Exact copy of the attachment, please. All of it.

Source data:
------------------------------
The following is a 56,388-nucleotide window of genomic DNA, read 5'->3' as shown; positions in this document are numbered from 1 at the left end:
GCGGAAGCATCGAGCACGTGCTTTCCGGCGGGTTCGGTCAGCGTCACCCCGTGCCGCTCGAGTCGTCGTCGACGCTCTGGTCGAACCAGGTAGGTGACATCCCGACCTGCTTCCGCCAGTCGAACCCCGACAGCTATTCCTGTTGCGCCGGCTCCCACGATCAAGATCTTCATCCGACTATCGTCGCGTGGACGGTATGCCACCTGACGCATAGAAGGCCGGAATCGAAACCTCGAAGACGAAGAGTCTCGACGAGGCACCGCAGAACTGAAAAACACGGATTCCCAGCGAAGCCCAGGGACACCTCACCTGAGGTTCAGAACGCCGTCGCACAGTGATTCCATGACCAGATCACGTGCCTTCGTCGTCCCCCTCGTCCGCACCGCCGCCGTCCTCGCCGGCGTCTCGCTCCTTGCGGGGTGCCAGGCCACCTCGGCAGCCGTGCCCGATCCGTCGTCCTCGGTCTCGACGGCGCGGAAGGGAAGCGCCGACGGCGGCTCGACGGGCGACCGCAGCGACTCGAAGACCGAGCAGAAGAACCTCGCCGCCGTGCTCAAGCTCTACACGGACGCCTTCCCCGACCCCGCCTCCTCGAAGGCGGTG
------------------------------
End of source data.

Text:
The following is a 56,388-nucleotide window of genomic DNA, read 5'->3' as shown; positions in this document are numbered from 1 at the left end:
GCGGAAGCATCGAGCACGTGCTTTCCGGCGGGTTCGGTCAGCGTCACCCCGTGCCGCTCGAGTCGTCGTCGACGCTCTGGTCGAACCAGGTAGGTGACATCCCGACCTGCTTCCGCCAGTCGAACCCCGACAGCTATTCCTGTTGCGCCGGCTCCCACGATCAAGATCTTCATCCGACTATCGTCGCGTGGACGGTATGCCACCTGACGCATAGAAGGCCGGAATCGAAACCTCGAAGACGAAGAGTCTCGACGAGGCACCGCAGAACTGAAAAACACGGATTCCCAGCGAAGCCCAGGGACACCTCACCTGAGGTTCAGAACGCCGTCGCACAGTGATTCCATGACCAGATCACGTGCCTTCGTCGTCCCCCTCGTCCGCACCGCCGCCGTCCTCGCCGGCGTCTCGCTCCTTGCGGGGTGCCAGGCCACCTCGGCAGCCGTGCCCGATCCGTCGTCCTCGGTCTCGACGGCGCGGAAGGGAAGCGCCGACGGCGGCTCGACGGGCGACCGCAGCGACTCGAAGACCGAGCAGAAGAACCTCGCCGCCGTGCTCAAGCTCTACACGGACGCCTTCCCCGACCCCGCCTCCTCGAAGGCGGTG